Total 23,612 women were included in the analysis. Details of data collection and the definition of the data set for analysis is presented elsewhere [5]. Overall white women had a better survival compared to African American women irrespective of age, year of diagnosis and stage of tumor. There is a slight overall improvement in survival in whites, however, given tumor stage the survival remains almost unchanged with a slight but insignificant decrease. In African American women there is a small decrease in survival overall which appears large given stage of the tumor at diagnosis (see table 1 [Tab. 1] and table 2 [Tab. 2] for a sample of the results). Older women and younger women have poorer survival although there is a widen disparity in survival even at the similar stage and age between AA and white women. The oldest (80 yrs+) and the youngest women (30-39 years) with stage 4 breast cancer have the poorest 5 year survival. 30-39 years old white and AA women with stage 2 diagnosed in between 1980-84 have 5 year survival of 77.7% and 72.9% respectively, whereas the survival probability for women with same age and stage diagnosed after 1994 are 76.6 and 65.4. The decrease of survival in white women with time is much less than AA women (Table 1 [Tab. 1]).


This study has examined the temporal trend in survival difference between White and African American women diagnosed with breast cancer in between 1980 - 1998. Result shows that, in any point of time survival is poorer in younger and older women, a result that was presented before using hazard ratios and given here more explicit using survival rates. Unlike other studies, we found that the survival probability has been gradually decreased with time after controlling for age and stage of the disease. While there is an improvement in survival overall, there can be several explanations for this findings. First, the result from SEER data [6] revealed that changes in 5 year survival over time bear little relationship to change in cancer mortality because the change is apparently related to changing pattern of diagnosis. Our data show that the proportion of cases analyzed at early stage indeed increased with calendar year, in particular in whites. Secondly, it may also be attributable to the overall survival after a diagnosis of breast cancer, rather than disease specific survival. Finally, there is significant variation in breast cancer mortality and survival rates reported in different settings.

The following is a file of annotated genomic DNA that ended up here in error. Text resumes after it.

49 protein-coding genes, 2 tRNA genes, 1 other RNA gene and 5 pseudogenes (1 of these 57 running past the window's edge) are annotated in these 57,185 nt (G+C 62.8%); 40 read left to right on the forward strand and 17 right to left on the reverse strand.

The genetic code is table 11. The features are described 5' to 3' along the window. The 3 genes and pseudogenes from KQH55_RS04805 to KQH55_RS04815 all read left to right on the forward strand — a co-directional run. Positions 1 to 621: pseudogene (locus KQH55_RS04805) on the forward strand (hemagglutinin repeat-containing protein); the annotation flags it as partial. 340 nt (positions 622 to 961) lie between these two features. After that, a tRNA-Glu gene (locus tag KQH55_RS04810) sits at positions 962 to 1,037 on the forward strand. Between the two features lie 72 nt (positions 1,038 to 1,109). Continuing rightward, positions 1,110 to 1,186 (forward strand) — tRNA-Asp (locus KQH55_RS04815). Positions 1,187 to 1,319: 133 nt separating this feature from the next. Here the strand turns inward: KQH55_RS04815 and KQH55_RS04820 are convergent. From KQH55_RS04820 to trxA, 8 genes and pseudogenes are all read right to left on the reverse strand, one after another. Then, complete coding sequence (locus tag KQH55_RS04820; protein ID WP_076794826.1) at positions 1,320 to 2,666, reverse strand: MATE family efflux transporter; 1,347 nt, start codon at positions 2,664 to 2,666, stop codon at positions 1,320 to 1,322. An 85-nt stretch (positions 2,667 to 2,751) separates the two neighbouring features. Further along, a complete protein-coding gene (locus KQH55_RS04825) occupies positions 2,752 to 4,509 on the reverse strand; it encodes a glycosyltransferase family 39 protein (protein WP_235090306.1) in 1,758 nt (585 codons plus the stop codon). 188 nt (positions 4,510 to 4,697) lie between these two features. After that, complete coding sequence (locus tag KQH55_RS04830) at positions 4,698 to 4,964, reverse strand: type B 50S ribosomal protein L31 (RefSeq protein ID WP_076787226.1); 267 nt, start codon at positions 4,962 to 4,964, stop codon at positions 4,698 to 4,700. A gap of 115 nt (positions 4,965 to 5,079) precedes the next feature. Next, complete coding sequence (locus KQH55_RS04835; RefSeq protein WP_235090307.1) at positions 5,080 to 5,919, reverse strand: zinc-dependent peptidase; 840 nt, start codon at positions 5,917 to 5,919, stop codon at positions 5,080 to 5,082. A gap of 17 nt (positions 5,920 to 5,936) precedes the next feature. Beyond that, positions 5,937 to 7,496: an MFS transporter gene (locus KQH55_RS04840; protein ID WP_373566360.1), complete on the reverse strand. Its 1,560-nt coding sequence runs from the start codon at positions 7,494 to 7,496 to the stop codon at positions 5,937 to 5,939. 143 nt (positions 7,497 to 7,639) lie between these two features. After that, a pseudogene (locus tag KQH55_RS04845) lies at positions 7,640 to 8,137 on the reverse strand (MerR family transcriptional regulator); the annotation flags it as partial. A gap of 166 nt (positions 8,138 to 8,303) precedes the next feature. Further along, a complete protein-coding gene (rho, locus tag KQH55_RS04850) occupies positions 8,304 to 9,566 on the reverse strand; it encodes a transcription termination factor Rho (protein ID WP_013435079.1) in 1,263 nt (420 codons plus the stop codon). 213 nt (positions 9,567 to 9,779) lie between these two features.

However, it is very difficult to explain the reasons for the widening disparity in survival between AA women and white women with time. Irrespective of treatment status, AA women have poor survival than white women. Most possible explanation could be delay in initiation of therapy or failure to administer adjuvant therapy in AA women. Finally growing obesity and life style could also be risk factors for the poor survival of AA women. In conclusion, specific research should be targeted to identify the factors responsible for the widening racial disparity of survival in time.